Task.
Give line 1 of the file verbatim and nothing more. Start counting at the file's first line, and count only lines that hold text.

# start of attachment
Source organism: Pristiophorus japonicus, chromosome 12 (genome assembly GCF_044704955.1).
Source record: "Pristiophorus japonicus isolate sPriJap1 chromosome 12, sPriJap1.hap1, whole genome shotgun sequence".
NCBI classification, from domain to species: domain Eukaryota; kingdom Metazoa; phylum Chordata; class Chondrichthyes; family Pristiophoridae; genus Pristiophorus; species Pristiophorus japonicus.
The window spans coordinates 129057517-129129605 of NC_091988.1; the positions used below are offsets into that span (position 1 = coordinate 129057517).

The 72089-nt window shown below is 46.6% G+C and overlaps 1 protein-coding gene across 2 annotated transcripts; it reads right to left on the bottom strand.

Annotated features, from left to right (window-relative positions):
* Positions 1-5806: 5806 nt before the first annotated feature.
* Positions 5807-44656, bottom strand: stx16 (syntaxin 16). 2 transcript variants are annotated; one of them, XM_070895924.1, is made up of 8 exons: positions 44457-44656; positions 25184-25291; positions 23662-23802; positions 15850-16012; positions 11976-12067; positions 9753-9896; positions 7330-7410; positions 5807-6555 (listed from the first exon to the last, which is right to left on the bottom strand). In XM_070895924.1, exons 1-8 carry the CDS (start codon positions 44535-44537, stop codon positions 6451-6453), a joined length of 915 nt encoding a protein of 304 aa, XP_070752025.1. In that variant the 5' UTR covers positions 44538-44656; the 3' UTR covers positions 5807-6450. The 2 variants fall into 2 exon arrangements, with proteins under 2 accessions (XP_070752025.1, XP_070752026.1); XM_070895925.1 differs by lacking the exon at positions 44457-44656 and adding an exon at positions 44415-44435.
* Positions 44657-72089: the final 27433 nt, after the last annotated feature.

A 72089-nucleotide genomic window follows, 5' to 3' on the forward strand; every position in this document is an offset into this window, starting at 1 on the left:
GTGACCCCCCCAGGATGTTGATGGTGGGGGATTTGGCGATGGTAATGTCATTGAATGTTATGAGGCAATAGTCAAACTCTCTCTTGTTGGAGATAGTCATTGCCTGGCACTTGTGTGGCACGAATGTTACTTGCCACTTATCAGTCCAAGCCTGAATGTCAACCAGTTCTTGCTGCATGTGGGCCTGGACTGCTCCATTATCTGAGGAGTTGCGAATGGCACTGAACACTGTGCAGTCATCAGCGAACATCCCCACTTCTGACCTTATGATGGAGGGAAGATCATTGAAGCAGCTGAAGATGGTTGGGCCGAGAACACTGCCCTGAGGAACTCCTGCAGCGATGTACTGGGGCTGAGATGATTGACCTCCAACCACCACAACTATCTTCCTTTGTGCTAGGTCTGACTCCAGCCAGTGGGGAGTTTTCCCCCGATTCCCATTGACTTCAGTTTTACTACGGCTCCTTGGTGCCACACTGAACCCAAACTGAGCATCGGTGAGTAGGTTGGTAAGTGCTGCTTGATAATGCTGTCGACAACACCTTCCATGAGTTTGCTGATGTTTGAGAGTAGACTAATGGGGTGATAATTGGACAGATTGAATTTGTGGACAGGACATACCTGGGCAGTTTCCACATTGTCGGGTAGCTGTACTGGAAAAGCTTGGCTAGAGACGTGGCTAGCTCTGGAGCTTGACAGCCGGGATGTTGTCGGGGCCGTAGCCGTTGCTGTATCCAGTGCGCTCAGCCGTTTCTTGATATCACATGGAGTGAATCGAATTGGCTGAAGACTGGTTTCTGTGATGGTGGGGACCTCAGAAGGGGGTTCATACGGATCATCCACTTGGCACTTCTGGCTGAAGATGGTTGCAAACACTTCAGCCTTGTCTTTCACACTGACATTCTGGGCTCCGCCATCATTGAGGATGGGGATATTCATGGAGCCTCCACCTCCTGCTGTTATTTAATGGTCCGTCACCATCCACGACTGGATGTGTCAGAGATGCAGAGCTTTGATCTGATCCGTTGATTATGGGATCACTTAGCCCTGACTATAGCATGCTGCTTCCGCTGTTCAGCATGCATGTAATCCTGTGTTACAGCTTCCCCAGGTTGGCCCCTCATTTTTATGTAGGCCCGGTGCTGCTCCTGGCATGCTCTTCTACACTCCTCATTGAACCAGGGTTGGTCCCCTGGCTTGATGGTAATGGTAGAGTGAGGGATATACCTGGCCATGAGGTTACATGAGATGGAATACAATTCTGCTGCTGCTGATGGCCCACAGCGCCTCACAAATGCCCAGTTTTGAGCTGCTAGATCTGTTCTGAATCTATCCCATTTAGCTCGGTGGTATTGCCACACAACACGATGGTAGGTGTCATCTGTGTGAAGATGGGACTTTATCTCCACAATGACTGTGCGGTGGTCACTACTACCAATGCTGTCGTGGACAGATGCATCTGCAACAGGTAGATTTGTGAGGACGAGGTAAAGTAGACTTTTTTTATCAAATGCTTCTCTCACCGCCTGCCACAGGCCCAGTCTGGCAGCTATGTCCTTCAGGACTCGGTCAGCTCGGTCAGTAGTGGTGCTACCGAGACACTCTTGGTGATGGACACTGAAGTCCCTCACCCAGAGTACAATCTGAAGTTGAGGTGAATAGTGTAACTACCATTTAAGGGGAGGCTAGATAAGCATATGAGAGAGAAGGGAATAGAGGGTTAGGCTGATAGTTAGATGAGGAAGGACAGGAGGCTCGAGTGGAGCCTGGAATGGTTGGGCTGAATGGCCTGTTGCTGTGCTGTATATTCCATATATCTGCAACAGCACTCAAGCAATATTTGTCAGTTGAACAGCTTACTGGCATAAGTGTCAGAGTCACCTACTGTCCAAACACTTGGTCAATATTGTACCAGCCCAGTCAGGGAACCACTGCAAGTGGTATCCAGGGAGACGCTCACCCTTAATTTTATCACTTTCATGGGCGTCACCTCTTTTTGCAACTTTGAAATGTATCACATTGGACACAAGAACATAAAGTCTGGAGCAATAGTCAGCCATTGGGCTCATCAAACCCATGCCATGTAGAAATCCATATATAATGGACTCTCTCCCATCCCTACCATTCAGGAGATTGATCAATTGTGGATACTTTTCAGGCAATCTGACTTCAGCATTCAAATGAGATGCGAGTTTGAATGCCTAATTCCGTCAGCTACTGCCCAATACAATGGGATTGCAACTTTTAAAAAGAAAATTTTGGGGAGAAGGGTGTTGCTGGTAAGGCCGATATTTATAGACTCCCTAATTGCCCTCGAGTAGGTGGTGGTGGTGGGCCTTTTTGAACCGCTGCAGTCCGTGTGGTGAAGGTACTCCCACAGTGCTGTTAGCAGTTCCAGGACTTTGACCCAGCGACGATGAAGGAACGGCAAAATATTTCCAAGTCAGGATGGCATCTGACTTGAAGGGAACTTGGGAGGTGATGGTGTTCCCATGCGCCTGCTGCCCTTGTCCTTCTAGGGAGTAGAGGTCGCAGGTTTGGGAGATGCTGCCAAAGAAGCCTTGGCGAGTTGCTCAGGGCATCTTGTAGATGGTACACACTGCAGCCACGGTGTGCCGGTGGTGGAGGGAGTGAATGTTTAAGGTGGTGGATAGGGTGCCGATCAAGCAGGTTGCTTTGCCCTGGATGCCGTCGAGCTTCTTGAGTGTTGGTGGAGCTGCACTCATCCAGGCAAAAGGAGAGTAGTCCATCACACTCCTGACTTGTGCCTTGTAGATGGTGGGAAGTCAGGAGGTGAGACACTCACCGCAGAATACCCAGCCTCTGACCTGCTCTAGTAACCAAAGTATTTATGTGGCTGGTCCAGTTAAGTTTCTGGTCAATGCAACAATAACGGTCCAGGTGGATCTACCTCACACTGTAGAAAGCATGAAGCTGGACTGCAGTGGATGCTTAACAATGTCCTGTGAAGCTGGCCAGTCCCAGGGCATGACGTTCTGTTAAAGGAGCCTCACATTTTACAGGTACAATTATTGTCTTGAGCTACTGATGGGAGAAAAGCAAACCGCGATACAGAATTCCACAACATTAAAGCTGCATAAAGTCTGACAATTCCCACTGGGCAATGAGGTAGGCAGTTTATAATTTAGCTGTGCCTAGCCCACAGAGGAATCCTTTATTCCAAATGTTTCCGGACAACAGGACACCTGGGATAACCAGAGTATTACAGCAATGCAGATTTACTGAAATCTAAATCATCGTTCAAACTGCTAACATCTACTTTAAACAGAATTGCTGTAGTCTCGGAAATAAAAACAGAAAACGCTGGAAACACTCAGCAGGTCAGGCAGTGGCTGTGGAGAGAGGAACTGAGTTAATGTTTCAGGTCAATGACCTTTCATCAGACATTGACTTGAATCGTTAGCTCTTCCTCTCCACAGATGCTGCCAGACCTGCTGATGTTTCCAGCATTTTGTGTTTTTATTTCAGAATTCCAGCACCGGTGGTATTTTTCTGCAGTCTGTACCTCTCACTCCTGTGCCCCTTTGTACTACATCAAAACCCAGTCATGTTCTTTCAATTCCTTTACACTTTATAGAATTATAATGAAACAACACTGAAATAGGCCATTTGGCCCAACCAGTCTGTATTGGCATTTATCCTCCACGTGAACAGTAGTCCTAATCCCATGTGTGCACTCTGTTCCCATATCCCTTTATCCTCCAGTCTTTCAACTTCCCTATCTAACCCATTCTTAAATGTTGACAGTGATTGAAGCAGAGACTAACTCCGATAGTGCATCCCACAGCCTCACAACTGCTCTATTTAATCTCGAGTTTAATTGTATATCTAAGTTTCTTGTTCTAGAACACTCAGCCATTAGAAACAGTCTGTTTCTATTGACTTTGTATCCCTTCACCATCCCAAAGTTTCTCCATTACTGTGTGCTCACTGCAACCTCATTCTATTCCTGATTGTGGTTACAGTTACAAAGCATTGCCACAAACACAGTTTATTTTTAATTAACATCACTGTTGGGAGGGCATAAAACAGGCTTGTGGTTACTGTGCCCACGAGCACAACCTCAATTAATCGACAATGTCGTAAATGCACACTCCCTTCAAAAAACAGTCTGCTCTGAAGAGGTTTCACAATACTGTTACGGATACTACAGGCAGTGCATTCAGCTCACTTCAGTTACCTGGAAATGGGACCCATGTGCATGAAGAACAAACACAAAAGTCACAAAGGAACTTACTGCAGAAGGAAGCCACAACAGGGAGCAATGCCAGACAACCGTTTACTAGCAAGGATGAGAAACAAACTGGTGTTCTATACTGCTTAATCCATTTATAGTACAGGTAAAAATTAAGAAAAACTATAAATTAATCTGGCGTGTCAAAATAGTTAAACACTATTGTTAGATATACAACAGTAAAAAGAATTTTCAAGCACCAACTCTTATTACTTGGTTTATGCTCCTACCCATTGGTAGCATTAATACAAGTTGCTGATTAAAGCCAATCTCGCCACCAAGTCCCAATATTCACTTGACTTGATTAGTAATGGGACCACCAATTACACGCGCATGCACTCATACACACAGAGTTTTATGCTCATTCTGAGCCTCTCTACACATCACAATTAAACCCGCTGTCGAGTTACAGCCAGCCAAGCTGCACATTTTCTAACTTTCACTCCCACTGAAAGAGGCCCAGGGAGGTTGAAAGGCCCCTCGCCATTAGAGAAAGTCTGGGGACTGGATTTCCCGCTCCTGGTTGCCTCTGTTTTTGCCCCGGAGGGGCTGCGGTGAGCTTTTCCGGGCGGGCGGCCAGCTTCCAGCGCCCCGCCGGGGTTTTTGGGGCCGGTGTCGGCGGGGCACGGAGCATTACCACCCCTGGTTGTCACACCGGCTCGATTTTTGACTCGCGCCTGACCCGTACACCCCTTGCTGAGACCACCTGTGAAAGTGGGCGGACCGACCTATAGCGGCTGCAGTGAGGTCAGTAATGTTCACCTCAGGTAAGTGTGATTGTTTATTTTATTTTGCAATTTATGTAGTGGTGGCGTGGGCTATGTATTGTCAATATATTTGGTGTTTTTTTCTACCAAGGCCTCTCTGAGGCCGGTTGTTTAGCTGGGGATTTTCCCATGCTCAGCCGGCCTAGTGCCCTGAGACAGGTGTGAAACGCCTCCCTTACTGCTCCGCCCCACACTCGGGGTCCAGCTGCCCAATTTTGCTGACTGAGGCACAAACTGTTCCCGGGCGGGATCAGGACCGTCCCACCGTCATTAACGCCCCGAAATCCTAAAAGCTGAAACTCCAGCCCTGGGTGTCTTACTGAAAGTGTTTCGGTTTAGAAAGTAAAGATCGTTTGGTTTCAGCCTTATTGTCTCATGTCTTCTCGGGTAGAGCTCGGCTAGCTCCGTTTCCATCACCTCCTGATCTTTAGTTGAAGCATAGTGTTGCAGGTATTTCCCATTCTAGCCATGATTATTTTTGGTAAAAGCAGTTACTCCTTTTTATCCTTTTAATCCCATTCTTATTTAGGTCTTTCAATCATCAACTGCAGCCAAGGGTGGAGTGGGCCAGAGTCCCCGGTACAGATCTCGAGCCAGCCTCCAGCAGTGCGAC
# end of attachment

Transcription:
Source organism: Pristiophorus japonicus, chromosome 12 (genome assembly GCF_044704955.1).